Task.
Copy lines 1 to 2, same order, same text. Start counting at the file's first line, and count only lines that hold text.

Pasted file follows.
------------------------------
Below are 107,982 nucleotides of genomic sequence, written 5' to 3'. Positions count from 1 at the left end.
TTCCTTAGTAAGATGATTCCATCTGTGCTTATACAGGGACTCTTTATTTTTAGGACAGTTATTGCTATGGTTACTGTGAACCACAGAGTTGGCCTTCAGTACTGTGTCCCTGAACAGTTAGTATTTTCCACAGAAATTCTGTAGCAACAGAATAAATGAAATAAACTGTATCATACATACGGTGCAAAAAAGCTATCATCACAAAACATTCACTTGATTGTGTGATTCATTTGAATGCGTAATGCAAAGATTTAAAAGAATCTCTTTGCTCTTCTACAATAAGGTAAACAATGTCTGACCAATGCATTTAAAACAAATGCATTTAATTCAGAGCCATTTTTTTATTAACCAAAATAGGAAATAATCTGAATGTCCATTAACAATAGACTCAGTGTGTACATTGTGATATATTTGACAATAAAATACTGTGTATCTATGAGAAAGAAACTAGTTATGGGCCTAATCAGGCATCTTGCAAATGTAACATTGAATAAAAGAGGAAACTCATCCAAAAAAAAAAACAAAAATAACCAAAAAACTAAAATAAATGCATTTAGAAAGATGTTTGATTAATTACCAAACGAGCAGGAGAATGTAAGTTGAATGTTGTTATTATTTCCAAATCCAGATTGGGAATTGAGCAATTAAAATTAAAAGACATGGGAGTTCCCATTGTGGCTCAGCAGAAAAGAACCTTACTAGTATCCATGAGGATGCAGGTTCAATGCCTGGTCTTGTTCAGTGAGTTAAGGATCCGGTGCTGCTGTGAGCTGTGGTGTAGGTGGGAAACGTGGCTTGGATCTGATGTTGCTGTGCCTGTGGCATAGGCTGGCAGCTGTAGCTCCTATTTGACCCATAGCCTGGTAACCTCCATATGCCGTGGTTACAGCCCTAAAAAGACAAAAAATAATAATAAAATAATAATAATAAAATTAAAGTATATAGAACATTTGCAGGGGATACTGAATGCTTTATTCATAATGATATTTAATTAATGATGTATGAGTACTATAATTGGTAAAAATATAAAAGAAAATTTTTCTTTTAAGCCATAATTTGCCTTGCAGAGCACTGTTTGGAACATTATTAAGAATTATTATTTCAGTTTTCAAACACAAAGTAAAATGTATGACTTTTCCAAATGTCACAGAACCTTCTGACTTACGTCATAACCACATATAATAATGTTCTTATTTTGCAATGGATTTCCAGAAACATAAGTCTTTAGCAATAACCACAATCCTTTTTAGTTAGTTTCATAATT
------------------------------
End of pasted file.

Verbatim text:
Below are 107,982 nucleotides of genomic sequence, written 5' to 3'. Positions count from 1 at the left end.
TTCCTTAGTAAGATGATTCCATCTGTGCTTATACAGGGACTCTTTATTTTTAGGACAGTTATTGCTATGGTTACTGTGAACCACAGAGTTGGCCTTCAGTACTGTGTCCCTGAACAGTTAGTATTTTCCACAGAAATTCTGTAGCAACAGAATAAATGAAATAAACTGTATCATACATACGGTGCAAAAAAGCTATCATCACAAAACATTCACTTGATTGTGTGATTCATTTGAATGCGTAATGCAAAGATTTAAAAGAATCTCTTTGCTCTTCTACAATAAGGTAAACAATGTCTGACCAATGCATTTAAAACAAATGCATTTAATTCAGAGCCATTTTTTTATTAACCAAAATAGGAAATAATCTGAATGTCCATTAACAATAGACTCAGTGTGTACATTGTGATATATTTGACAATAAAATACTGTGTATCTATGAGAAAGAAACTAGTTATGGGCCTAATCAGGCATCTTGCAAATGTAACATTGAATAAAAGAGGAAACTCATCCAAAAAAAAAAACAAAAATAACCAAAAAACTAAAATAAATGCATTTAGAAAGATGTTTGATTAATTACCAAACGAGCAGGAGAATGTAAGTTGAATGTTGTTATTATTTCCAAATCCAGATTGGGAATTGAGCAATTAAAATTAAAAGACATGGGAGTTCCCATTGTGGCTCAGCAGAAAAGAACCTTACTAGTATCCATGAGGATGCAGGTTCAATGCCTGGTCTTGTTCAGTGAGTTAAGGATCCGGTGCTGCTGTGAGCTGTGGTGTAGGTGGGAAACGTGGCTTGGATCTGATGTTGCTGTGCCTGTGGCATAGGCTGGCAGCTGTAGCTCCTATTTGACCCATAGCCTGGTAACCTCCATATGCCGTGGTTACAGCCCTAAAAAGACAAAAAATAATAATAAAATAATAATAATAAAATTAAAGTATATAGAACATTTGCAGGGGATACTGAATGCTTTATTCATAATGATATTTAATTAATGATGTATGAGTACTATAATTGGTAAAAATATAAAAGAAAATTTTTCTTTTAAGCCATAATTTGCCTTGCAGAGCACTGTTTGGAACATTATTAAGAATTATTATTTCAGTTTTCAAACACAAAGTAAAATGTATGACTTTTCCAAATGTCACAGAACCTTCTGACTTACGTCATAACCACATATAATAATGTTCTTATTTTGCAATGGATTTCCAGAAACATAAGTCTTTAGCAATAACCACAATCCTTTTTAGTTAGTTTCATAATT